The top five would all be regarded as mainly training handicappers and with such horses small margins matter; a little tinkering around the edges with headgear, trying something new here and there, could make the difference between getting a win out of a horse in a season or not. Dermot Weld stands out as the main user of headgear of the bigger yards with most of the other major trainers in the bottom half of the table, Kevin Prendergast someone who seems to avoid using equipment like this if possible.
Trainers often have strong preferences one way or the other about which headgear they use and during the rest of the article I’ll go through the main four headgear types (blinkers, cheekpieces, visors and hoods) and look at who does and doesn’t use them. Just because a trainer uses headgear a lot, it does not mean that they are successful with it; I wonder if, like doctors who tend to prescribe the same treatment when they see a certain set of symptoms, trainers too have their default or ‘go-to’ headgear.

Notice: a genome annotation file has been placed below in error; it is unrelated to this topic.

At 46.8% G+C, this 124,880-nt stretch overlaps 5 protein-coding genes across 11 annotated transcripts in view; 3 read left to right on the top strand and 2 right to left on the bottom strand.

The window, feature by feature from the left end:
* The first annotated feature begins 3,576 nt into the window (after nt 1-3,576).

Dermot Weld is a prolific user of blinkers considering the make-up of his stable, if not a particularly discerning one: his overall win strike rate and actual over expected are 16.9% and 0.85 respectively in the period covered but they drop to 11.6% and 0.68 with the blinkers. He basically never uses cheekpieces with just two winners and four places from 36 runners though Falcon Eight did improve on that record at Sandown last weekend.